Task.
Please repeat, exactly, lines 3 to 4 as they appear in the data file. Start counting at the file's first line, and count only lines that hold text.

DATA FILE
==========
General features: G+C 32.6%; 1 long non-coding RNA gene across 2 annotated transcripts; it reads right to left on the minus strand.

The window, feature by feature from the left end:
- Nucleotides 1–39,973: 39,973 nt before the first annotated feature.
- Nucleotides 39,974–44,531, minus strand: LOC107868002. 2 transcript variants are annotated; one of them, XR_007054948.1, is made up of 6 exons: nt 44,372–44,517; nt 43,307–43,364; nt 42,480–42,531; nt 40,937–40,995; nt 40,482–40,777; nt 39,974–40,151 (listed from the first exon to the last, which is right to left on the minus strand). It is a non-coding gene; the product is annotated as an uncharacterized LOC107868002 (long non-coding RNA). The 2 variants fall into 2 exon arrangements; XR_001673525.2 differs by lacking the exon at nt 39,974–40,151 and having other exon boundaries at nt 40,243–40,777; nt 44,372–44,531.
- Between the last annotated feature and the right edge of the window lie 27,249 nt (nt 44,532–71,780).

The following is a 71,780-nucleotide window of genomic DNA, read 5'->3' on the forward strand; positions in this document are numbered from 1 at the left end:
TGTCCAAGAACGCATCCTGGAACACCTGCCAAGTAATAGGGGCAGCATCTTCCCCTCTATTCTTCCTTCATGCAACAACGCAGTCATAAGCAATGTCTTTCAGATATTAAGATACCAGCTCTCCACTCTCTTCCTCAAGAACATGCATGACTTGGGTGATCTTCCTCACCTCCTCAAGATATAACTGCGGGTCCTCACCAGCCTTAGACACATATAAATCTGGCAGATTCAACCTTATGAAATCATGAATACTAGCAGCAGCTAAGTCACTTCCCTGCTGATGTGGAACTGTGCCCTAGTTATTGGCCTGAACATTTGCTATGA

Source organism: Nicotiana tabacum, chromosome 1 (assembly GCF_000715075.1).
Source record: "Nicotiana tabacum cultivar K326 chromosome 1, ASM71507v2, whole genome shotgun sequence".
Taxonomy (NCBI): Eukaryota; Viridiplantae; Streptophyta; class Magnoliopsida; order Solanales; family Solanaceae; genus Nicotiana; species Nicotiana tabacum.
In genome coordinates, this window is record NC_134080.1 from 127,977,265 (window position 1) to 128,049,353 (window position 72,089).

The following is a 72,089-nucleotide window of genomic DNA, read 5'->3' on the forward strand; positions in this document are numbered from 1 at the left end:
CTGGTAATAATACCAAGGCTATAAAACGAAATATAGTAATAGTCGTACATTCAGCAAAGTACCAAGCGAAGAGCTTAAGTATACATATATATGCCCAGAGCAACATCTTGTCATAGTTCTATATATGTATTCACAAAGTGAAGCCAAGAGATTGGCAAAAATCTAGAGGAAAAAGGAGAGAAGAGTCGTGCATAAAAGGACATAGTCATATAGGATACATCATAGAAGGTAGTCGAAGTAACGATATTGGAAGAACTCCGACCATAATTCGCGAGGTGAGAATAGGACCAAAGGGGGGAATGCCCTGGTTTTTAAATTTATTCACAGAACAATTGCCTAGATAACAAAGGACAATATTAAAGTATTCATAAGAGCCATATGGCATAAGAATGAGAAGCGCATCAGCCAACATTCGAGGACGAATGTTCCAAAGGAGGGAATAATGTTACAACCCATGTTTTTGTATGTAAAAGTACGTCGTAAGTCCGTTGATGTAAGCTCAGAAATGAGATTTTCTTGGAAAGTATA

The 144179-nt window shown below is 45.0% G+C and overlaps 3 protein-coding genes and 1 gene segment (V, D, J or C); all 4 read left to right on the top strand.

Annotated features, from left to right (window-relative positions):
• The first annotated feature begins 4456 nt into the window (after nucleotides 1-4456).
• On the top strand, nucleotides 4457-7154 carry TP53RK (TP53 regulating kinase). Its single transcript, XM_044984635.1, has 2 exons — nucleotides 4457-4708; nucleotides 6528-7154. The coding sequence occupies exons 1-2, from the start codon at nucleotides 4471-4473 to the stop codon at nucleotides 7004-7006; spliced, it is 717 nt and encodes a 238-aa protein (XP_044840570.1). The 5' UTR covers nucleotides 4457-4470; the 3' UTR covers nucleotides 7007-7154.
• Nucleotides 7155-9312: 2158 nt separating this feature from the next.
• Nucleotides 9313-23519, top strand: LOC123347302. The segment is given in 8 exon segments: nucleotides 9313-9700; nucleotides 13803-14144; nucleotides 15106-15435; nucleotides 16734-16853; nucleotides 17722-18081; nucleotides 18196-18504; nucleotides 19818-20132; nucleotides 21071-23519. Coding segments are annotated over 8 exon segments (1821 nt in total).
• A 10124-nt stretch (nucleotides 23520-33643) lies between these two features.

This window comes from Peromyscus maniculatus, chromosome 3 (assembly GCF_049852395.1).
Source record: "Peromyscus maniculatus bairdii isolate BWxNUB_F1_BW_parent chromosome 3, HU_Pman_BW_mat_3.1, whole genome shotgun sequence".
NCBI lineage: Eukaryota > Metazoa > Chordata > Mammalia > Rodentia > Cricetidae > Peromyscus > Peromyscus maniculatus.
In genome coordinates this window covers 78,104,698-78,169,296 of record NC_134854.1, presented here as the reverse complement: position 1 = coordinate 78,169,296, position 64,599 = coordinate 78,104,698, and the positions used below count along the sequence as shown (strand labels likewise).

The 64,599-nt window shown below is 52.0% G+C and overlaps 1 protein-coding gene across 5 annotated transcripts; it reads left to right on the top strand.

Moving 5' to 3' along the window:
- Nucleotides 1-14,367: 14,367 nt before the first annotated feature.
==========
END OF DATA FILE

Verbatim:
- Nucleotides 1–39,973: 39,973 nt before the first annotated feature.
- Nucleotides 39,974–44,531, minus strand: LOC107868002. 2 transcript variants are annotated; one of them, XR_007054948.1, is made up of 6 exons: nt 44,372–44,517; nt 43,307–43,364; nt 42,480–42,531; nt 40,937–40,995; nt 40,482–40,777; nt 39,974–40,151 (listed from the first exon to the last, which is right to left on the minus strand). It is a non-coding gene; the product is annotated as an uncharacterized LOC107868002 (long non-coding RNA). The 2 variants fall into 2 exon arrangements; XR_001673525.2 differs by lacking the exon at nt 39,974–40,151 and having other exon boundaries at nt 40,243–40,777; nt 44,372–44,531.